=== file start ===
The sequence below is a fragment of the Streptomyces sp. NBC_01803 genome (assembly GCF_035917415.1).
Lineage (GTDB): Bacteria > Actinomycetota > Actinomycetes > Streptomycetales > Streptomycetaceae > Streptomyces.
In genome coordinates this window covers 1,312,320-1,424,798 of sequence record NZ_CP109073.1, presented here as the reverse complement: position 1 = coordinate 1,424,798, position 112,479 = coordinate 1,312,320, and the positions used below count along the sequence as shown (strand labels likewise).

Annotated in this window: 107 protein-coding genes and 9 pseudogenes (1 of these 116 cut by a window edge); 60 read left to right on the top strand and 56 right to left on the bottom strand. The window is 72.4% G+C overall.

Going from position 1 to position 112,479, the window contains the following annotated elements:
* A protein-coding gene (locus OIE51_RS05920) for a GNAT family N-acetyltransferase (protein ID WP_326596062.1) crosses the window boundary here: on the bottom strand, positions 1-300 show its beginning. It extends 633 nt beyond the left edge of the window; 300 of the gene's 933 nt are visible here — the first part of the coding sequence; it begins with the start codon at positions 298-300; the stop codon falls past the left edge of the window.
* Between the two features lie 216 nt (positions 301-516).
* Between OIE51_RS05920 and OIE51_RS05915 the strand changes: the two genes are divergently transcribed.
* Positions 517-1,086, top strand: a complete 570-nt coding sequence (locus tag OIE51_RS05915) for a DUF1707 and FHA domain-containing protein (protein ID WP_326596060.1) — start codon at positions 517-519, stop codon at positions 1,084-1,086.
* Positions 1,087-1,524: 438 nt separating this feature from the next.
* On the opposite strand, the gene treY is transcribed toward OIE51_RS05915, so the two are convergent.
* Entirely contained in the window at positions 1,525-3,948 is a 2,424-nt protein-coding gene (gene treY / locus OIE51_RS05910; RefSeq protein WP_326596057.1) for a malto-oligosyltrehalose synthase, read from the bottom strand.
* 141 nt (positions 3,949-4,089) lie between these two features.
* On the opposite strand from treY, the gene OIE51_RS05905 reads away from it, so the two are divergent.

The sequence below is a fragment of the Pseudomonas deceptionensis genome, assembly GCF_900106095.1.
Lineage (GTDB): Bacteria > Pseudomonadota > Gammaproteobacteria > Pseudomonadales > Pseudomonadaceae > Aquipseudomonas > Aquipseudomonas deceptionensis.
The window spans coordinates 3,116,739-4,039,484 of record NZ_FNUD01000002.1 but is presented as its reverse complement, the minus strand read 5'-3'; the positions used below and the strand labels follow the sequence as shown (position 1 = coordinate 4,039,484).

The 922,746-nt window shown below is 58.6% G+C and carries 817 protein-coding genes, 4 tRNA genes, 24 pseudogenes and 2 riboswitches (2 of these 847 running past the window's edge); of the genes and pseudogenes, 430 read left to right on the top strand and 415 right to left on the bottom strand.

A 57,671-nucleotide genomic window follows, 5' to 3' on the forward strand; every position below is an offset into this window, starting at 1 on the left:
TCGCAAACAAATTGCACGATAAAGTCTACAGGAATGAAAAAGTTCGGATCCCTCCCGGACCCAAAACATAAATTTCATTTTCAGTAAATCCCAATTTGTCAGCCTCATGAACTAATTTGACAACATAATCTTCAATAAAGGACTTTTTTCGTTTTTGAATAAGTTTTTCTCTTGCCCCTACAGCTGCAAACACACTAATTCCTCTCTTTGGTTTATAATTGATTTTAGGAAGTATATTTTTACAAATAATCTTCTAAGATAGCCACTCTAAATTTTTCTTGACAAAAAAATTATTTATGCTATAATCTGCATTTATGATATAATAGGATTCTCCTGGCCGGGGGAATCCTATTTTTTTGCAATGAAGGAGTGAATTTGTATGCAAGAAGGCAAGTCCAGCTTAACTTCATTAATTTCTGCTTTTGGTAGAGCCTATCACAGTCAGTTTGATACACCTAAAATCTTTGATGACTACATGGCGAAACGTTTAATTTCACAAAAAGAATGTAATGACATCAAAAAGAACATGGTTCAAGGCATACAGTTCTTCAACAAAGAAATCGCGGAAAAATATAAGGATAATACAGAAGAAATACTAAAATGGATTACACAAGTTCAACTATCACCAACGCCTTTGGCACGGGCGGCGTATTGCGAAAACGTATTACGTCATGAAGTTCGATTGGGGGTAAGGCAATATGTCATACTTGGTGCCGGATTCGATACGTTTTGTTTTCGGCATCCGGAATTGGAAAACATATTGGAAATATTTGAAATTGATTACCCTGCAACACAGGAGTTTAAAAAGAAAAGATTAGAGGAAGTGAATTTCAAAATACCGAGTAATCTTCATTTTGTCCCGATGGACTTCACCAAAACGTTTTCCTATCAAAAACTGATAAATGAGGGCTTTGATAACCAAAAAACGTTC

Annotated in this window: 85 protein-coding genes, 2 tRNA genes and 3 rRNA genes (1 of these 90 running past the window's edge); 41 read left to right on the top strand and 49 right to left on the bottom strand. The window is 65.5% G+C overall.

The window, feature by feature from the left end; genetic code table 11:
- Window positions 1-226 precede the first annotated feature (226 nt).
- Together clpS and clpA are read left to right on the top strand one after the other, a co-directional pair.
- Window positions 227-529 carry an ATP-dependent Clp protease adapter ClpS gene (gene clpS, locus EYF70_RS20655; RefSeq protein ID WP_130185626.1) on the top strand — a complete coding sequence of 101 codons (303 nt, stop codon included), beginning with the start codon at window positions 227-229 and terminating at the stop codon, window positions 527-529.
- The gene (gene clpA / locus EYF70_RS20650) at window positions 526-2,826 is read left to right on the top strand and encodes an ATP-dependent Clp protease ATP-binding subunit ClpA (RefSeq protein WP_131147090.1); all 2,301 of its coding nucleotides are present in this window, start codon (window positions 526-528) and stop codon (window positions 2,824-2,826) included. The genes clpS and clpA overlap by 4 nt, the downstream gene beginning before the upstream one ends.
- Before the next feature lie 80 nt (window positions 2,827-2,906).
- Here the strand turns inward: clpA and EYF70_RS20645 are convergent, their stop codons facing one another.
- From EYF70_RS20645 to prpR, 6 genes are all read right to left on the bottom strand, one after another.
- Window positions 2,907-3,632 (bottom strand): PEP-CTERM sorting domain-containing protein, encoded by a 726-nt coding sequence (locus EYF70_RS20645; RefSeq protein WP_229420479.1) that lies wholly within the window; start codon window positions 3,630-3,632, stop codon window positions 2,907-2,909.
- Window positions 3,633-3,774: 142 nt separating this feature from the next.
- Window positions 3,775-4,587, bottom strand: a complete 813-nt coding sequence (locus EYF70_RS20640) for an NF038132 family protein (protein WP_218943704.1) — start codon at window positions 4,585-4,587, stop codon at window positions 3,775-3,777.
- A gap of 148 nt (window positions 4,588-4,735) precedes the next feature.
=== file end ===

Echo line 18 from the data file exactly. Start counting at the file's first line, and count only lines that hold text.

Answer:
The 922,746-nt window shown below is 58.6% G+C and carries 817 protein-coding genes, 4 tRNA genes, 24 pseudogenes and 2 riboswitches (2 of these 847 running past the window's edge); of the genes and pseudogenes, 430 read left to right on the top strand and 415 right to left on the bottom strand.